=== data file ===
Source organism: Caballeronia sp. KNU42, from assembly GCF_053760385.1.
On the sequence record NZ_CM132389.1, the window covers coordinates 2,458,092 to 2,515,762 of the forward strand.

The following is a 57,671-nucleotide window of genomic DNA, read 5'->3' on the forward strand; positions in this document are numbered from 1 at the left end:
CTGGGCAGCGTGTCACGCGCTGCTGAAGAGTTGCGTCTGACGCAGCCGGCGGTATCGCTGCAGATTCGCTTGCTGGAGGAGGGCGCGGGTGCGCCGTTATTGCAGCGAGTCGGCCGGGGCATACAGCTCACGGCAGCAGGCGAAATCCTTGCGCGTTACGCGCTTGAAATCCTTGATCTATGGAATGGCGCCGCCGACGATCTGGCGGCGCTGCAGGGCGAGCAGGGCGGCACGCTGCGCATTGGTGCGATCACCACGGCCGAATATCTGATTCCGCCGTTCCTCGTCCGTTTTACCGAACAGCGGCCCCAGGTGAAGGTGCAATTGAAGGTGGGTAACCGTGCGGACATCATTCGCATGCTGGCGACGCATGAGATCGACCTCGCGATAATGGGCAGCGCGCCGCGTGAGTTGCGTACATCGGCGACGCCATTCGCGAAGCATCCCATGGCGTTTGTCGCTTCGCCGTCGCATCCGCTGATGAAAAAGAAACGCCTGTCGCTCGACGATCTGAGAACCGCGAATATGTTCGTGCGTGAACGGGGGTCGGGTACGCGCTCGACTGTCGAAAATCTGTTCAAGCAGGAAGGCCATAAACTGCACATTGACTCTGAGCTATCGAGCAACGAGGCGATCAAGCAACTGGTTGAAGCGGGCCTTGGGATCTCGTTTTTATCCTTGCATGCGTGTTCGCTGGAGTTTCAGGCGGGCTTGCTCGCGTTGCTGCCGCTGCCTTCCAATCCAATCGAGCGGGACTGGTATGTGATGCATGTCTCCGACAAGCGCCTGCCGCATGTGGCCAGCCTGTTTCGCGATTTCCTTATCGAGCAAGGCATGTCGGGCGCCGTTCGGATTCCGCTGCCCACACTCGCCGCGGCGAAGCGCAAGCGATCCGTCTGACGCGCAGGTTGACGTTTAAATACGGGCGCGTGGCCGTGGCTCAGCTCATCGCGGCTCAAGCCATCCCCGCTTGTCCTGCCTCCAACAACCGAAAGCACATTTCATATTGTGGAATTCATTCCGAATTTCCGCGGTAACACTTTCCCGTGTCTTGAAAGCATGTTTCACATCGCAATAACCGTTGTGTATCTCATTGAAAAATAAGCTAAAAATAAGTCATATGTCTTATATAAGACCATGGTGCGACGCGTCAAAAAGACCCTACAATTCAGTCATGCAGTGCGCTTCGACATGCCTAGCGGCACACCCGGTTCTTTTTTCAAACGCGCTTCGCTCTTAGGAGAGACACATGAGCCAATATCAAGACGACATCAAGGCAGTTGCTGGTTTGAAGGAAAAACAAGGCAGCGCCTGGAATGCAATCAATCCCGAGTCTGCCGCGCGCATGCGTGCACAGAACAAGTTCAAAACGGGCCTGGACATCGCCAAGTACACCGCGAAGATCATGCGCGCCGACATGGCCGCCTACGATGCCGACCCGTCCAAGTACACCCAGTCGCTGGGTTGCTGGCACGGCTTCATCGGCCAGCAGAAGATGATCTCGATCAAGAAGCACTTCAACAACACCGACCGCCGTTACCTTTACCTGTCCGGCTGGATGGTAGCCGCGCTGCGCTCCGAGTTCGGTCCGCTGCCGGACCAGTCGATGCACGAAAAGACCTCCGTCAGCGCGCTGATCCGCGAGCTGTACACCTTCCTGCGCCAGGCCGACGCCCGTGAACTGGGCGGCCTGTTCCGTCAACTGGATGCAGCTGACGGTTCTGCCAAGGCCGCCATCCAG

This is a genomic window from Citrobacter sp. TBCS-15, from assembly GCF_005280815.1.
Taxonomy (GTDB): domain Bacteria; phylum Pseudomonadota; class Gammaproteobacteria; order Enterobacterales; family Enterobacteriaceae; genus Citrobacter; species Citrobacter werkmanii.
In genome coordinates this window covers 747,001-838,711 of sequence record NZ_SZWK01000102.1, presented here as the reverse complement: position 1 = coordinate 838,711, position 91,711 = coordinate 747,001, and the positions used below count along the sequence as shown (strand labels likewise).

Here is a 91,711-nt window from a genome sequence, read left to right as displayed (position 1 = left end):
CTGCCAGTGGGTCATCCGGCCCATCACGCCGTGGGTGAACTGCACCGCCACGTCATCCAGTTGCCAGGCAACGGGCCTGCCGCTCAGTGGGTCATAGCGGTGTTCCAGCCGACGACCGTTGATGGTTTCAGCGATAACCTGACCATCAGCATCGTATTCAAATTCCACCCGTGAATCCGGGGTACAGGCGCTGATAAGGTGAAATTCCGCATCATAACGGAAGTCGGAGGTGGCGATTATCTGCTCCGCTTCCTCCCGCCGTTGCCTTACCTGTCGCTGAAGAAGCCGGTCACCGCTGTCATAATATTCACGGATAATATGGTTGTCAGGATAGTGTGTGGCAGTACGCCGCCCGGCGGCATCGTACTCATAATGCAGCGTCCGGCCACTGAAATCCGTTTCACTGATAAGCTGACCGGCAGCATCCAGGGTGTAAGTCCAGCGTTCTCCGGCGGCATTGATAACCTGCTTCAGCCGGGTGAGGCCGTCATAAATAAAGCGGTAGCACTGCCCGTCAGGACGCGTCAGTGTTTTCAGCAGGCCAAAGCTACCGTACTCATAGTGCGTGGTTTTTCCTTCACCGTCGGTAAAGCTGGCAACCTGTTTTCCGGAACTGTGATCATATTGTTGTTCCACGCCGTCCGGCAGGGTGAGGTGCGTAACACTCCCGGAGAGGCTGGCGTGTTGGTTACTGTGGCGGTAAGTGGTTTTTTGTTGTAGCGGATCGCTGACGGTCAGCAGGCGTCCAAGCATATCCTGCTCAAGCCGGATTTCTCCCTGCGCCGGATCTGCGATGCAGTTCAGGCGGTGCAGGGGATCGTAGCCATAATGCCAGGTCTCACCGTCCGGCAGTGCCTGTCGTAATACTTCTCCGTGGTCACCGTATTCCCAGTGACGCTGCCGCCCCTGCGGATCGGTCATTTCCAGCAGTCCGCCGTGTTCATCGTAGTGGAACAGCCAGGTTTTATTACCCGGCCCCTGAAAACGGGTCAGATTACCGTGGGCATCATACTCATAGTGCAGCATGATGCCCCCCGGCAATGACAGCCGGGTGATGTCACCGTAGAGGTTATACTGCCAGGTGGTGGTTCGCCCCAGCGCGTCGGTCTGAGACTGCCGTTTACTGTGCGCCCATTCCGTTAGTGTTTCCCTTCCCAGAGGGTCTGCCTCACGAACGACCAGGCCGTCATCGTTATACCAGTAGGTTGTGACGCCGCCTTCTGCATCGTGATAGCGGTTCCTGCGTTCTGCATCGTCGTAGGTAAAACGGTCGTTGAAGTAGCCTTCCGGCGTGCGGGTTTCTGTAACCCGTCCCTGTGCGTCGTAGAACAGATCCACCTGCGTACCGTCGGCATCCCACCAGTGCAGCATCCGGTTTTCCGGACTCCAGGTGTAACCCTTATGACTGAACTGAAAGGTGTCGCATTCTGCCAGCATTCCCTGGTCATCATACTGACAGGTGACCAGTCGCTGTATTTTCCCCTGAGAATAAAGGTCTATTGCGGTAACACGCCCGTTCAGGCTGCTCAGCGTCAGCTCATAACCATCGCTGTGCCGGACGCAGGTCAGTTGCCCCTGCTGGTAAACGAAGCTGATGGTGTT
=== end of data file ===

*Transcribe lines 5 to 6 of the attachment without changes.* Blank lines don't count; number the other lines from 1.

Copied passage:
This is a genomic window from Citrobacter sp. TBCS-15, from assembly GCF_005280815.1.
Taxonomy (GTDB): domain Bacteria; phylum Pseudomonadota; class Gammaproteobacteria; order Enterobacterales; family Enterobacteriaceae; genus Citrobacter; species Citrobacter werkmanii.